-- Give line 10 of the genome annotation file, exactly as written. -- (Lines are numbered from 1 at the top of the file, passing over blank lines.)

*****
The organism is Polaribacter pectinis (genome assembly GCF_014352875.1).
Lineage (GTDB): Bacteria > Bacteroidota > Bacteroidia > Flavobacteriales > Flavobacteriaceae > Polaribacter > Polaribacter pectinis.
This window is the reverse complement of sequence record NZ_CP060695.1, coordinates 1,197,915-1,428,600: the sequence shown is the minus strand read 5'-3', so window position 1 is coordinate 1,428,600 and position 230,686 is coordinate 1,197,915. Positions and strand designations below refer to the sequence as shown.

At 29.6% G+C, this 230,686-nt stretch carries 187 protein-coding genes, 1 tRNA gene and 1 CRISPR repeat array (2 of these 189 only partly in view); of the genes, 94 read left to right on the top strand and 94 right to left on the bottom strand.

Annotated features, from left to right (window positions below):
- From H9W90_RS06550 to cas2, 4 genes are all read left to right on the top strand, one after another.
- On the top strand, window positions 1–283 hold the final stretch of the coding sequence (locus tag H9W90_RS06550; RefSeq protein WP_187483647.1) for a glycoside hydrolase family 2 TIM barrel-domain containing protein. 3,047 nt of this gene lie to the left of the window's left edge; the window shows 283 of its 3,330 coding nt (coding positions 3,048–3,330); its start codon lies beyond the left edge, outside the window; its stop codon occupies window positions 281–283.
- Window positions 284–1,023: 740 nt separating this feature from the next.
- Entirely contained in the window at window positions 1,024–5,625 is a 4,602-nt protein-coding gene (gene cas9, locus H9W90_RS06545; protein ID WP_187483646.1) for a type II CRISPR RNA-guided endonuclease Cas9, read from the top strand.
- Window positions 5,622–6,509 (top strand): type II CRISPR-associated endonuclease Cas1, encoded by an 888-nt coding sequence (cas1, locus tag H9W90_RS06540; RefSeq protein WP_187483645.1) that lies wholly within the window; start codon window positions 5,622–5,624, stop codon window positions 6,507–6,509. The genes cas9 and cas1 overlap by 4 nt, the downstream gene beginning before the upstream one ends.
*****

- Window positions 5,622–6,509 (top strand): type II CRISPR-associated endonuclease Cas1, encoded by an 888-nt coding sequence (cas1, locus tag H9W90_RS06540; RefSeq protein WP_187483645.1) that lies wholly within the window; start codon window positions 5,622–5,624, stop codon window positions 6,507–6,509. The genes cas9 and cas1 overlap by 4 nt, the downstream gene beginning before the upstream one ends.